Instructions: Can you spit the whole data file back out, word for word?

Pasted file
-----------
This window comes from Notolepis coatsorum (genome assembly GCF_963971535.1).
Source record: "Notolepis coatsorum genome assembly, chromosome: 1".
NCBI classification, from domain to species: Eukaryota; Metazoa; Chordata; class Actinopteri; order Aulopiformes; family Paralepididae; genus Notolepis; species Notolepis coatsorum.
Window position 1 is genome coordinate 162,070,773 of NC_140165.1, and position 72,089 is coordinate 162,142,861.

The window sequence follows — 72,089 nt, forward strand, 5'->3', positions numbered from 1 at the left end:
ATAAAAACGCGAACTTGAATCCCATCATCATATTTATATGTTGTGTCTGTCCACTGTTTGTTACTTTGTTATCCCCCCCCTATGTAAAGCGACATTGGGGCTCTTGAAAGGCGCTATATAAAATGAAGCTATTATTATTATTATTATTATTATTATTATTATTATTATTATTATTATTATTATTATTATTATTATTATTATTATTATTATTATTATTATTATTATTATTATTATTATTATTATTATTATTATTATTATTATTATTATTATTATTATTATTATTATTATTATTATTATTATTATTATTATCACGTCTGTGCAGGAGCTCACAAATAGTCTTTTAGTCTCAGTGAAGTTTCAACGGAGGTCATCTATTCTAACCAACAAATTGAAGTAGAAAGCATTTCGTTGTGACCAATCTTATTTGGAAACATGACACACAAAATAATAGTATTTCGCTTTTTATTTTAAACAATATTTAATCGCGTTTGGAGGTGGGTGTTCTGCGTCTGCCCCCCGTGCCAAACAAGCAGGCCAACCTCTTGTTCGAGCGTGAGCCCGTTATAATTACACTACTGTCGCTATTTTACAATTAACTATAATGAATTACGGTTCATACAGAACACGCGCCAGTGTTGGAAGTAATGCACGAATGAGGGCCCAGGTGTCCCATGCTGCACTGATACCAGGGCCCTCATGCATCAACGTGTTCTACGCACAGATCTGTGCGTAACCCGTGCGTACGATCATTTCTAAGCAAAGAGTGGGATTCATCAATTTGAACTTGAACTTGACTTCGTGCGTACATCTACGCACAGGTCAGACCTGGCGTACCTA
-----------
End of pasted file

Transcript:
This window comes from Notolepis coatsorum (genome assembly GCF_963971535.1).
Source record: "Notolepis coatsorum genome assembly, chromosome: 1".
NCBI classification, from domain to species: Eukaryota; Metazoa; Chordata; class Actinopteri; order Aulopiformes; family Paralepididae; genus Notolepis; species Notolepis coatsorum.
Window position 1 is genome coordinate 162,070,773 of NC_140165.1, and position 72,089 is coordinate 162,142,861.

The window sequence follows — 72,089 nt, forward strand, 5'->3', positions numbered from 1 at the left end:
ATAAAAACGCGAACTTGAATCCCATCATCATATTTATATGTTGTGTCTGTCCACTGTTTGTTACTTTGTTATCCCCCCCCTATGTAAAGCGACATTGGGGCTCTTGAAAGGCGCTATATAAAATGAAGCTATTATTATTATTATTATTATTATTATTATTATTATTATTATTATTATTATTATTATTATTATTATTATTATTATTATTATTATTATTATTATTATTATTATTATTATTATTATTATTATTATTATTATTATTATTATTATTATTATTATTATTATTATTATTATTATTATTATTATTATCACGTCTGTGCAGGAGCTCACAAATAGTCTTTTAGTCTCAGTGAAGTTTCAACGGAGGTCATCTATTCTAACCAACAAATTGAAGTAGAAAGCATTTCGTTGTGACCAATCTTATTTGGAAACATGACACACAAAATAATAGTATTTCGCTTTTTATTTTAAACAATATTTAATCGCGTTTGGAGGTGGGTGTTCTGCGTCTGCCCCCCGTGCCAAACAAGCAGGCCAACCTCTTGTTCGAGCGTGAGCCCGTTATAATTACACTACTGTCGCTATTTTACAATTAACTATAATGAATTACGGTTCATACAGAACACGCGCCAGTGTTGGAAGTAATGCACGAATGAGGGCCCAGGTGTCCCATGCTGCACTGATACCAGGGCCCTCATGCATCAACGTGTTCTACGCACAGATCTGTGCGTAACCCGTGCGTACGATCATTTCTAAGCAAAGAGTGGGATTCATCAATTTGAACTTGAACTTGACTTCGTGCGTACATCTACGCACAGGTCAGACCTGGCGTACCTA